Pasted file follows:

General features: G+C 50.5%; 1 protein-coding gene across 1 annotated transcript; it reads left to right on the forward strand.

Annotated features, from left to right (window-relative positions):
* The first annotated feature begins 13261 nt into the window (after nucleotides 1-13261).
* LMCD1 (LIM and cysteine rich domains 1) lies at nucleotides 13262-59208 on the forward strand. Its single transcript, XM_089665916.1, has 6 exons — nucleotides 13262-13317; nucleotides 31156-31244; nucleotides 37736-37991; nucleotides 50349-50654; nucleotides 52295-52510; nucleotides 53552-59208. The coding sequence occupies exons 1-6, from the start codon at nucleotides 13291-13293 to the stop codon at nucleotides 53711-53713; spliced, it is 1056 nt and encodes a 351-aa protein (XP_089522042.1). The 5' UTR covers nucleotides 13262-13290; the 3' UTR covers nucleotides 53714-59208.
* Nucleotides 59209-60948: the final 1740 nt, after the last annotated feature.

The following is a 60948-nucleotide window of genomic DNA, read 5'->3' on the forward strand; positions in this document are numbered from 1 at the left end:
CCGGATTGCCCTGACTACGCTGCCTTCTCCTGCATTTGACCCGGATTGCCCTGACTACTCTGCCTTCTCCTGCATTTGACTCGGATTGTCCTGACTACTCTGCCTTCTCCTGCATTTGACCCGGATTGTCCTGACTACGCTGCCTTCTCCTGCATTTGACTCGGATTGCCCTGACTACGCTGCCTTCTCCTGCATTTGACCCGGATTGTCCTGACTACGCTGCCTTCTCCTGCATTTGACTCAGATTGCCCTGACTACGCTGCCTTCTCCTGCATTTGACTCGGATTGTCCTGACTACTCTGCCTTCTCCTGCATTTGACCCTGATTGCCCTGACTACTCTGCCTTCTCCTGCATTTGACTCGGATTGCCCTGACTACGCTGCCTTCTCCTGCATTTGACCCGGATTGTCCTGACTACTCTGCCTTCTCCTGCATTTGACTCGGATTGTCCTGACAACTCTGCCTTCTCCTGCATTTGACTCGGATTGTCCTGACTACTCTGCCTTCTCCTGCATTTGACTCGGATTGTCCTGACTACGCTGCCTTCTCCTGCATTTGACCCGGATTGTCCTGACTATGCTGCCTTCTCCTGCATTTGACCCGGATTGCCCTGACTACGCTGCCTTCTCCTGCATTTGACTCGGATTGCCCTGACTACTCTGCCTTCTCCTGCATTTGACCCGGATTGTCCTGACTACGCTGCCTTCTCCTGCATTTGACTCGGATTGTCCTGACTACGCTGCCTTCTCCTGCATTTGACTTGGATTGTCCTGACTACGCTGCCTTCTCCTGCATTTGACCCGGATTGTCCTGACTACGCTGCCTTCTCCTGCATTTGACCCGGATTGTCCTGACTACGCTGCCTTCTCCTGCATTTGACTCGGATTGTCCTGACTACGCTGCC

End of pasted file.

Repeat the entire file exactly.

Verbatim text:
General features: G+C 50.5%; 1 protein-coding gene across 1 annotated transcript; it reads left to right on the forward strand.

Annotated features, from left to right (window-relative positions):
* The first annotated feature begins 13261 nt into the window (after nucleotides 1-13261).
* LMCD1 (LIM and cysteine rich domains 1) lies at nucleotides 13262-59208 on the forward strand. Its single transcript, XM_089665916.1, has 6 exons — nucleotides 13262-13317; nucleotides 31156-31244; nucleotides 37736-37991; nucleotides 50349-50654; nucleotides 52295-52510; nucleotides 53552-59208. The coding sequence occupies exons 1-6, from the start codon at nucleotides 13291-13293 to the stop codon at nucleotides 53711-53713; spliced, it is 1056 nt and encodes a 351-aa protein (XP_089522042.1). The 5' UTR covers nucleotides 13262-13290; the 3' UTR covers nucleotides 53714-59208.
* Nucleotides 59209-60948: the final 1740 nt, after the last annotated feature.

The following is a 60948-nucleotide window of genomic DNA, read 5'->3' on the forward strand; positions in this document are numbered from 1 at the left end:
CCGGATTGCCCTGACTACGCTGCCTTCTCCTGCATTTGACCCGGATTGCCCTGACTACTCTGCCTTCTCCTGCATTTGACTCGGATTGTCCTGACTACTCTGCCTTCTCCTGCATTTGACCCGGATTGTCCTGACTACGCTGCCTTCTCCTGCATTTGACTCGGATTGCCCTGACTACGCTGCCTTCTCCTGCATTTGACCCGGATTGTCCTGACTACGCTGCCTTCTCCTGCATTTGACTCAGATTGCCCTGACTACGCTGCCTTCTCCTGCATTTGACTCGGATTGTCCTGACTACTCTGCCTTCTCCTGCATTTGACCCTGATTGCCCTGACTACTCTGCCTTCTCCTGCATTTGACTCGGATTGCCCTGACTACGCTGCCTTCTCCTGCATTTGACCCGGATTGTCCTGACTACTCTGCCTTCTCCTGCATTTGACTCGGATTGTCCTGACAACTCTGCCTTCTCCTGCATTTGACTCGGATTGTCCTGACTACTCTGCCTTCTCCTGCATTTGACTCGGATTGTCCTGACTACGCTGCCTTCTCCTGCATTTGACCCGGATTGTCCTGACTATGCTGCCTTCTCCTGCATTTGACCCGGATTGCCCTGACTACGCTGCCTTCTCCTGCATTTGACTCGGATTGCCCTGACTACTCTGCCTTCTCCTGCATTTGACCCGGATTGTCCTGACTACGCTGCCTTCTCCTGCATTTGACTCGGATTGTCCTGACTACGCTGCCTTCTCCTGCATTTGACTTGGATTGTCCTGACTACGCTGCCTTCTCCTGCATTTGACCCGGATTGTCCTGACTACGCTGCCTTCTCCTGCATTTGACCCGGATTGTCCTGACTACGCTGCCTTCTCCTGCATTTGACTCGGATTGTCCTGACTACGCTGCC